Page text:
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John O'Regan, the artist latterly known as Diamond Rings, has just played his first New York show with his new band and a new album, Free Dimensional, on the way. He feels good. He says "I feel good" three times. Minutes later he tells me he's "pretty OCD," and of course: Pop music is built on repetitive fixation. So is a pop star's identity, which has to evolve recognizably, like a costumed superhero you can believe in even if he's not real. O'Regan, you should know, is pretending very seriously.

Gone is the rainbow makeup and mismatched gear and with it the half-kidding ambition that augured the 2010 Toronto fame of Diamond Rings. His bleached crop and glam-jock clothes remain, along with the arena-ready moves. Now, in white jeans, white kicks, white sunglasses and a white jacket splashed thick with rhinestones, O'Regan is Diamond Rings emerged from the rough.

The show was at Lower Manhattan's ninth circle of insufferability, Le Baron, and packed with private invitees; each got an access badge reading "The World of Diamond Rings." It's still a small world, and O'Regan, offstage, gravitates away from the centre. This event must be the work of his major, major new label, EMI. He nods. "But I approved it," he says.

"What EMI would call marketing," wrote Alex Molotkow in her August Toronto Life profile of O'Regan, "he would call art." The profile focussed on O'Regan as former indie band leader, now DIY pop star "going pro." Incidentally, it marked the point at which he became too famous and/or uncomfortable to read his own press, including the Toronto Life piece:

"Lisa [Howard, his cousin and creative boss] had to read it out loud to me, two weeks after it came out."

O'Regan wrote most of Free Dimensional last summer, with 2012 on his mind. "You're trying to give a large number of people that you've never met something that you imagine they're going to want," he says. Given the love-you-more swing of every new song, is that 'something' optimism? Really? "I think so," he says diffidently. "People know what's not right in the world. As much as I admire those artists who point out shortcomings of mainstream society, I think it's nice to have a boost, too."

If O'Regan has to choose between "mainstream society" with said shortcomings and the small, perfect world of people who recognize him as a genderqueer performance artist, I doubt he'll blink. "I didn't sign to the same label as Kylie Minogue because I wanted to make a chillwave record," he says. "You can't stay in that [independent] world forever. I've changed aesthetically and sonically, and I'm happy with it."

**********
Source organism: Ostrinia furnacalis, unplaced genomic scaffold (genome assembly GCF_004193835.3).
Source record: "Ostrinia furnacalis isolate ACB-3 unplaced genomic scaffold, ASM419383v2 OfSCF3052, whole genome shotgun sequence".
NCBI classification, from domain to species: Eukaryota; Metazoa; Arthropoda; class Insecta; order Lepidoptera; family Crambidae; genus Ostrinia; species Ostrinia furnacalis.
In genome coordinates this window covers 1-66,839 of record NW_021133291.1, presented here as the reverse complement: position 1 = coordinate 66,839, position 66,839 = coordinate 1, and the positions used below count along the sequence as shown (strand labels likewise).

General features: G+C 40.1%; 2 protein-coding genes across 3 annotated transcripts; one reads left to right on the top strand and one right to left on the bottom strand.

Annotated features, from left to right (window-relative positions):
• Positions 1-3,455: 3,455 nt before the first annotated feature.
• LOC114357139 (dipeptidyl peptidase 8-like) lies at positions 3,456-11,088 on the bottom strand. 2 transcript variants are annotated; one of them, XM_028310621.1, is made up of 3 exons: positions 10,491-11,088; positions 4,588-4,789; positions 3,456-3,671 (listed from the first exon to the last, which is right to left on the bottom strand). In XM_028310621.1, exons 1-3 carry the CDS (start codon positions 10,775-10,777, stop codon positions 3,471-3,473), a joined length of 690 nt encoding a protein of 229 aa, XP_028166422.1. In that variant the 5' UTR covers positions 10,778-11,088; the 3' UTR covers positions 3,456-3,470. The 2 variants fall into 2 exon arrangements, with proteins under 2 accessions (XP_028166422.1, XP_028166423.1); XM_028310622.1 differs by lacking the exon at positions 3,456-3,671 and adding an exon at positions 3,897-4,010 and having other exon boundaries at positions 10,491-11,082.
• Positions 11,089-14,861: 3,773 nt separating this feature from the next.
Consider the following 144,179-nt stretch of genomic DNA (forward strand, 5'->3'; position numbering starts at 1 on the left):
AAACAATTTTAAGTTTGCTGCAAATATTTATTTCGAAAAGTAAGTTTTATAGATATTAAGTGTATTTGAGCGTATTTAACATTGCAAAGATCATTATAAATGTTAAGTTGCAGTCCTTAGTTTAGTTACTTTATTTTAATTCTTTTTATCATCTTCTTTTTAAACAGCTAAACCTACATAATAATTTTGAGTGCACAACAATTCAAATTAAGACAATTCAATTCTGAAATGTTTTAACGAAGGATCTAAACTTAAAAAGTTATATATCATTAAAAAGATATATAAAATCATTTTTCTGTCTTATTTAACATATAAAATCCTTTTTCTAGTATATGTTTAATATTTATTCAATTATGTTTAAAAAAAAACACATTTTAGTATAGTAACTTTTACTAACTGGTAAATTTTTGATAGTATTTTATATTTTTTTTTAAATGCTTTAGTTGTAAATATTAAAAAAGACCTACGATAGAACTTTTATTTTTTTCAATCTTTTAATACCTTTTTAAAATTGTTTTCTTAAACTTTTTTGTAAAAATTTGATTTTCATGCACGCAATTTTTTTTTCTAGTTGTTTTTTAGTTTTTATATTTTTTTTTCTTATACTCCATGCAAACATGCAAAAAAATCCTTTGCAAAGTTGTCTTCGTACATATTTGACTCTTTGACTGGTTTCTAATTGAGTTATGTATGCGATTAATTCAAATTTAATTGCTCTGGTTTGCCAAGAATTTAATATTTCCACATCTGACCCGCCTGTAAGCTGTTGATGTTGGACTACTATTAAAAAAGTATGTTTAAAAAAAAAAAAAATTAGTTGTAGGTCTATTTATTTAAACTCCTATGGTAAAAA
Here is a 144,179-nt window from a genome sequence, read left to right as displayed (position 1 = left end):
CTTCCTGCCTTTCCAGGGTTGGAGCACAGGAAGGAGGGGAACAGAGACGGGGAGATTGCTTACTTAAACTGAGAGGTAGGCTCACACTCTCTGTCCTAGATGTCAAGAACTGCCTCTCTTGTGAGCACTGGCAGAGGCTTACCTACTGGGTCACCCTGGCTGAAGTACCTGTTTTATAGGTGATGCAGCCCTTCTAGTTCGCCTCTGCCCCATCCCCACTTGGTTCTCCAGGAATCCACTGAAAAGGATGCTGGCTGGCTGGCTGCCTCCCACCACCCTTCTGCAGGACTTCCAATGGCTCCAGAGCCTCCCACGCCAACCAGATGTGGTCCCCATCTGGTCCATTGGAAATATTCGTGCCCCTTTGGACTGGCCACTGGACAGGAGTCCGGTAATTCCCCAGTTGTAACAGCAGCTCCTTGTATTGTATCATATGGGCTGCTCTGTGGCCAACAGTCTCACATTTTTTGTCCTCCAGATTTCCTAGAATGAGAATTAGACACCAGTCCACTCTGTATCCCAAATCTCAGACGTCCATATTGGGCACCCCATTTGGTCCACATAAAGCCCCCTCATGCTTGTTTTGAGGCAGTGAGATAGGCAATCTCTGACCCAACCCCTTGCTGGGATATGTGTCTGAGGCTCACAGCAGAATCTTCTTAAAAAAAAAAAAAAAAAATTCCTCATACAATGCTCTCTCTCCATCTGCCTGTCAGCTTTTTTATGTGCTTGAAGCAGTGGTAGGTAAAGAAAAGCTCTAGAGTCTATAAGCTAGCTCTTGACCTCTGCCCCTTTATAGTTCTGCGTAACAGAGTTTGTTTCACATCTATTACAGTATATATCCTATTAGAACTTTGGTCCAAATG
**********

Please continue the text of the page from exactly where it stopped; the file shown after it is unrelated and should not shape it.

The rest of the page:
He's also changed his performance style. It's not just that the Diamond Rings sound is polished to a harder shine, with some songs – try the first single, I'm Just Me – sounding like genuine bubblegum, and one verse on which he raps exactly as well as Blondie. It's that where he once seemed a weird art school kid playing pop star, he now looks like a pop star performing weirdness. (Recently I spent 15 minutes in my friend's backyard talking to this super-chill, softspoken dude with a baseball hat and a beard, and not until he started talking about his new music, describing it as "Top 40 with a twist," did I clue that it was O'Regan in normie drag.)

That doesn't mean he has Katy Perryish ambitions. "In writing songs about friendship and love and empowerment, it was a challenge to not come off as self-aggrandizing or pretentious, or like I'm your camp counsellor," he says. He doesn't say Perry's name, or Lady Gaga's, but I see what he means. "I don't want to have a fan club that has its own hashtag. I'd rather have kids listen to me and feel like they can write their own songs than upload covers of mine to YouTube, any day."

O'Regan grew up in Oshawa, and he still seems to care more about teenage fans in the suburbs than the taste-making downtowners around him. The kids are why he makes pop, not visual art, although he studied the latter at the University of Guelph. He doesn't want anyone to have to go to school for four years to "get" him.

"Visual art constantly has to justify its own existence," he says. Adopting a swaggery, Vice-bro voice, he goes: "Is it art? Does it matter?" Then he shrugs. "Even the most banal, trite pop music exists unencumbered from discussions about relevancy. No one walks around with a Music Matters button. It just does."

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